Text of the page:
It’s the second such partnership Bonbouton has forged in the past several months. In March, the smart-clothing company joined forces with W.L. Gore and Associates to create advanced sensor technology to develop better smart fabrics and digital health applications.
Bonbouton, based in New York City, uses inkjet-printable graphene technology licensed from the Stevens Institute of Technology to develop thin and mechanically flexible sensors for wearable physiology monitoring. Bonbouton’s graphene-based sensors deliver flexible, thin and comfortable solutions that detect a variety of pathophysiological developments, including fever, exhaustion and blister formation prior to the development of diabetic foot ulcers.
Liquid X (Pittsburgh, Pa.) is an advanced material manufacturer of functional metallic inks. The company partners with electronics manufacturers to develop and print functional components used in devices such as resistive heaters, NFC antennas and reflective mirror-like finishes.
Through this collaboration, Liquid X will use its proprietary particle-free inks to use inkjet technology to print interconnects directly on textiles. These interconnects carry signals from a graphene-sensing layer back to the device hardware, where the data can be analyzed. Liquid X’s ability to metalize textile fibers reduces steps in the manufacturing process of electronically integrated textiles and employs a low-cost, scalable manufacturing method widely utilized in the textile industry, according to the company.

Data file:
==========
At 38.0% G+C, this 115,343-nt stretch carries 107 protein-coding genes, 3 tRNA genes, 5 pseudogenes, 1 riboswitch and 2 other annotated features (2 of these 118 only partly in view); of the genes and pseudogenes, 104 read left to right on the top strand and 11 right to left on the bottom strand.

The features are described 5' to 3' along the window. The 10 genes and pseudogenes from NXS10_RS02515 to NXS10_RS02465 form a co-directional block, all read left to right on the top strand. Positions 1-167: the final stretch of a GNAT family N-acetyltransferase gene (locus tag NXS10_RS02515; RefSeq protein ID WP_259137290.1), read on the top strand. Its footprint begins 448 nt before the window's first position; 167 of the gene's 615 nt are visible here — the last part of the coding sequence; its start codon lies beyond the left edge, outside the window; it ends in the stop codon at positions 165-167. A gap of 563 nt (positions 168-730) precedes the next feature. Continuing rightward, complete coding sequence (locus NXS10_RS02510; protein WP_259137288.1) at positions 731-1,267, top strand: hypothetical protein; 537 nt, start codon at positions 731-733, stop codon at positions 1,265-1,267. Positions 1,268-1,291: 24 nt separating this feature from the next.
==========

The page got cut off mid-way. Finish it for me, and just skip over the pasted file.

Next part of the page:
“We are excited to be working with Bonbouton, bringing two innovative teams and two innovative technologies together to develop solutions for evolving opportunities in medical applications,” said Greg Babe, Liquid X president & CEO, in a prepared statement.
“We’re thrilled to partner with Liquid X to complement with our core sensor technology and to initially explore business opportunities in a much-needed wearable medical market,” said Bonbouton founder and CEO Linh Le. “We have seen many companies trying to claim the durable conductive trace on textiles but the Liquid X technology truly stands out and we share the same passion for the future of printed electronics.”
The two companies expect to have prototype models developed and tested for industry by 2019Flex, a flexible hybrid electronics, sensors, and MEMs conference scheduled for Monterey, Calif. in February 2019.